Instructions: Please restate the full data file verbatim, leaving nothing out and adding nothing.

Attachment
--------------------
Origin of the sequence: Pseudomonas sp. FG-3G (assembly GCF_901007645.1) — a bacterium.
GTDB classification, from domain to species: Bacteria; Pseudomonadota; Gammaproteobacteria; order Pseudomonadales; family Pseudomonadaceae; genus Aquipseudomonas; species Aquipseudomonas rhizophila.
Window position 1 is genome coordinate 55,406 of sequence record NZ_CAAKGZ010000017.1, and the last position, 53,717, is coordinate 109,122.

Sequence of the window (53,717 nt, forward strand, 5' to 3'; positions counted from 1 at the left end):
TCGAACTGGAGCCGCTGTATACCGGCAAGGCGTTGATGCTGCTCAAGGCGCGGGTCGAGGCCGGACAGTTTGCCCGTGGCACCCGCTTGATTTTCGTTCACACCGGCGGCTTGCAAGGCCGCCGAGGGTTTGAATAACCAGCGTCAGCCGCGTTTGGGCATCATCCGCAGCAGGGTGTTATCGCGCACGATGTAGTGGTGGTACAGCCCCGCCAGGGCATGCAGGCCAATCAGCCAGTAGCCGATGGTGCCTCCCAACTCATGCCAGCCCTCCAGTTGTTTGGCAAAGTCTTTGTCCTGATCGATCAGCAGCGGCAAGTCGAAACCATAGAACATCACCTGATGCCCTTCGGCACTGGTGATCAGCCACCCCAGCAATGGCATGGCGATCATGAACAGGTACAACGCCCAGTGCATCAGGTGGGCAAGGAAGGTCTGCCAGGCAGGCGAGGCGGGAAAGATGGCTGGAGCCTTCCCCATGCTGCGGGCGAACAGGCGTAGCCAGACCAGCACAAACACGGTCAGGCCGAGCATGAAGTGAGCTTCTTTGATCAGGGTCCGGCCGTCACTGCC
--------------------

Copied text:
Origin of the sequence: Pseudomonas sp. FG-3G (assembly GCF_901007645.1) — a bacterium.
GTDB classification, from domain to species: Bacteria; Pseudomonadota; Gammaproteobacteria; order Pseudomonadales; family Pseudomonadaceae; genus Aquipseudomonas; species Aquipseudomonas rhizophila.
Window position 1 is genome coordinate 55,406 of sequence record NZ_CAAKGZ010000017.1, and the last position, 53,717, is coordinate 109,122.

Sequence of the window (53,717 nt, forward strand, 5' to 3'; positions counted from 1 at the left end):
TCGAACTGGAGCCGCTGTATACCGGCAAGGCGTTGATGCTGCTCAAGGCGCGGGTCGAGGCCGGACAGTTTGCCCGTGGCACCCGCTTGATTTTCGTTCACACCGGCGGCTTGCAAGGCCGCCGAGGGTTTGAATAACCAGCGTCAGCCGCGTTTGGGCATCATCCGCAGCAGGGTGTTATCGCGCACGATGTAGTGGTGGTACAGCCCCGCCAGGGCATGCAGGCCAATCAGCCAGTAGCCGATGGTGCCTCCCAACTCATGCCAGCCCTCCAGTTGTTTGGCAAAGTCTTTGTCCTGATCGATCAGCAGCGGCAAGTCGAAACCATAGAACATCACCTGATGCCCTTCGGCACTGGTGATCAGCCACCCCAGCAATGGCATGGCGATCATGAACAGGTACAACGCCCAGTGCATCAGGTGGGCAAGGAAGGTCTGCCAGGCAGGCGAGGCGGGAAAGATGGCTGGAGCCTTCCCCATGCTGCGGGCGAACAGGCGTAGCCAGACCAGCACAAACACGGTCAGGCCGAGCATGAAGTGAGCTTCTTTGATCAGGGTCCGGCCGTCACTGCC